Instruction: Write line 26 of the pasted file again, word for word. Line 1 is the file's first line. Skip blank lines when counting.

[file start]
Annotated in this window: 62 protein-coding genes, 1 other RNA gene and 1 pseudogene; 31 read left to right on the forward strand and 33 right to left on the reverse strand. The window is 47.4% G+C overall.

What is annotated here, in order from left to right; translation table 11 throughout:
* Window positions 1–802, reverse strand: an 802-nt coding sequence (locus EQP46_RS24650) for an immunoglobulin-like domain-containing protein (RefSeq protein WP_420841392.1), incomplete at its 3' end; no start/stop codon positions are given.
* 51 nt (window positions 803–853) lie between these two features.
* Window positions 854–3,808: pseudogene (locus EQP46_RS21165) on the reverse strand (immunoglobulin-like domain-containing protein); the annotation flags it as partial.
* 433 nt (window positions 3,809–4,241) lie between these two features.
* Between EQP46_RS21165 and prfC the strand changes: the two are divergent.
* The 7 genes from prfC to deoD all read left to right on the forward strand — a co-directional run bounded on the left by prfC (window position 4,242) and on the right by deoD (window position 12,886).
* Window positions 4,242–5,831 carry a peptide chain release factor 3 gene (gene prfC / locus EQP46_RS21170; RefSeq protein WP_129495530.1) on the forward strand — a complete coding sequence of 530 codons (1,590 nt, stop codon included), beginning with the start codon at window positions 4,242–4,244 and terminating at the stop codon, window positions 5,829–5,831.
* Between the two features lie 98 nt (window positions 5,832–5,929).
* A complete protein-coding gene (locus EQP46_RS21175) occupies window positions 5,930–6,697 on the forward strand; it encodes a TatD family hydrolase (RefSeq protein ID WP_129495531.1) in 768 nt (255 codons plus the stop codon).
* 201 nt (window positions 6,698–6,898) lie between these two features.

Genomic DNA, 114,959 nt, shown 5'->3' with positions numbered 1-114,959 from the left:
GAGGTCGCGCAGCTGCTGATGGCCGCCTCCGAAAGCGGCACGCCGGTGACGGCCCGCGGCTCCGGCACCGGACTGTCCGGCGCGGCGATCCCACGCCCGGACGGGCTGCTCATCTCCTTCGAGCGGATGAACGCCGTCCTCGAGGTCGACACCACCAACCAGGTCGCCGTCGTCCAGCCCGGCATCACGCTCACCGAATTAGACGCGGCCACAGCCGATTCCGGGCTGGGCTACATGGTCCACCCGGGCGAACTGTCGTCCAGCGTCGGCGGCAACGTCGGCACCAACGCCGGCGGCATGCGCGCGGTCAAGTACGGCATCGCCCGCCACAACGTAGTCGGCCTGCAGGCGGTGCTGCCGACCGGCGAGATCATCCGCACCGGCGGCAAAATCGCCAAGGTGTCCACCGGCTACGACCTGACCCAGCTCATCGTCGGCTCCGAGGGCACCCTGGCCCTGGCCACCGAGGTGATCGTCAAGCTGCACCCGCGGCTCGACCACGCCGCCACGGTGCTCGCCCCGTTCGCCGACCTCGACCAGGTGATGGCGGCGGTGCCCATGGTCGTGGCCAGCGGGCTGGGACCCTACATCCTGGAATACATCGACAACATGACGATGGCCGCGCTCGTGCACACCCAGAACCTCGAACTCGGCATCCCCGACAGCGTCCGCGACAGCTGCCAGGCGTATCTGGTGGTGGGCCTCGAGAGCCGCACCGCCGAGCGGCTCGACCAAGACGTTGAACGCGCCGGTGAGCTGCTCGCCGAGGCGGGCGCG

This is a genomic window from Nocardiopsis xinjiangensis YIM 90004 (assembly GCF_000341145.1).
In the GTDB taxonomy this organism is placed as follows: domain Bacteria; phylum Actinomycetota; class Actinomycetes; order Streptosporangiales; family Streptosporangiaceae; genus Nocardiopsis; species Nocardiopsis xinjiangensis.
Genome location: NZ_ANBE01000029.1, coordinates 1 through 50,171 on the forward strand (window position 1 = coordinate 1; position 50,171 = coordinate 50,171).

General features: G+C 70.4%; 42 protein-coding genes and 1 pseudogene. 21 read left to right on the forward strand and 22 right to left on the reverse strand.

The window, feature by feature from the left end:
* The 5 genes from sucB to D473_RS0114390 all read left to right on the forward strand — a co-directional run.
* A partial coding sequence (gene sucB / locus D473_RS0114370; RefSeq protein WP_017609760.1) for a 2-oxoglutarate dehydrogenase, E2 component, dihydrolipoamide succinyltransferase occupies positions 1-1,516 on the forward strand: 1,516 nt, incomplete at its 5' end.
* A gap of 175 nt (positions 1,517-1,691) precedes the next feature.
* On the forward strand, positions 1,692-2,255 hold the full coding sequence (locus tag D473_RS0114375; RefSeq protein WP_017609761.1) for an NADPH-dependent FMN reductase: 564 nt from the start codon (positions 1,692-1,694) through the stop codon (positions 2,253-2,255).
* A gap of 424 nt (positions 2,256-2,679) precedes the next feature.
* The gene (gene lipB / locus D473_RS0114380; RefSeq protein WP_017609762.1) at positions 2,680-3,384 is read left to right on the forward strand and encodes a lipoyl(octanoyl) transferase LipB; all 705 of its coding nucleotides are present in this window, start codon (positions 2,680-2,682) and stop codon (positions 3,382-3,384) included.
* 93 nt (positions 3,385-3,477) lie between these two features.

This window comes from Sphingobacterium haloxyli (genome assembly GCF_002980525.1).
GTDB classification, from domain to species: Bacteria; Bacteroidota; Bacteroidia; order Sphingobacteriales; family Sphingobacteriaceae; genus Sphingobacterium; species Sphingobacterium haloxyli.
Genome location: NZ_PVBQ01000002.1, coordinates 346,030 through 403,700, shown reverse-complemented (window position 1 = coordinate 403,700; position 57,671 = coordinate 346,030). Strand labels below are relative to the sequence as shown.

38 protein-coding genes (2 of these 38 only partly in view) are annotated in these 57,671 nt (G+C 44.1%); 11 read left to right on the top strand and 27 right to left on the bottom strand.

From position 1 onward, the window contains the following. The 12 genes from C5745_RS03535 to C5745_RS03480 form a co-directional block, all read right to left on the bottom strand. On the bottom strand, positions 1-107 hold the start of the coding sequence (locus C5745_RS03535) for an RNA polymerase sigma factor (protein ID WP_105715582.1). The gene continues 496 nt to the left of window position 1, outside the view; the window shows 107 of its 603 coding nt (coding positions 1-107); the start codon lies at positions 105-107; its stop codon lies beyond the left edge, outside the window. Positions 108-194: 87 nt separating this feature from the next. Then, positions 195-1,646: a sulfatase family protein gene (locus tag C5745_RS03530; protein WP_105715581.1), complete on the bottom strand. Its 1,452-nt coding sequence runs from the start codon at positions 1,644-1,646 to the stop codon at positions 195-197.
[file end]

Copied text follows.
* 93 nt (positions 3,385-3,477) lie between these two features.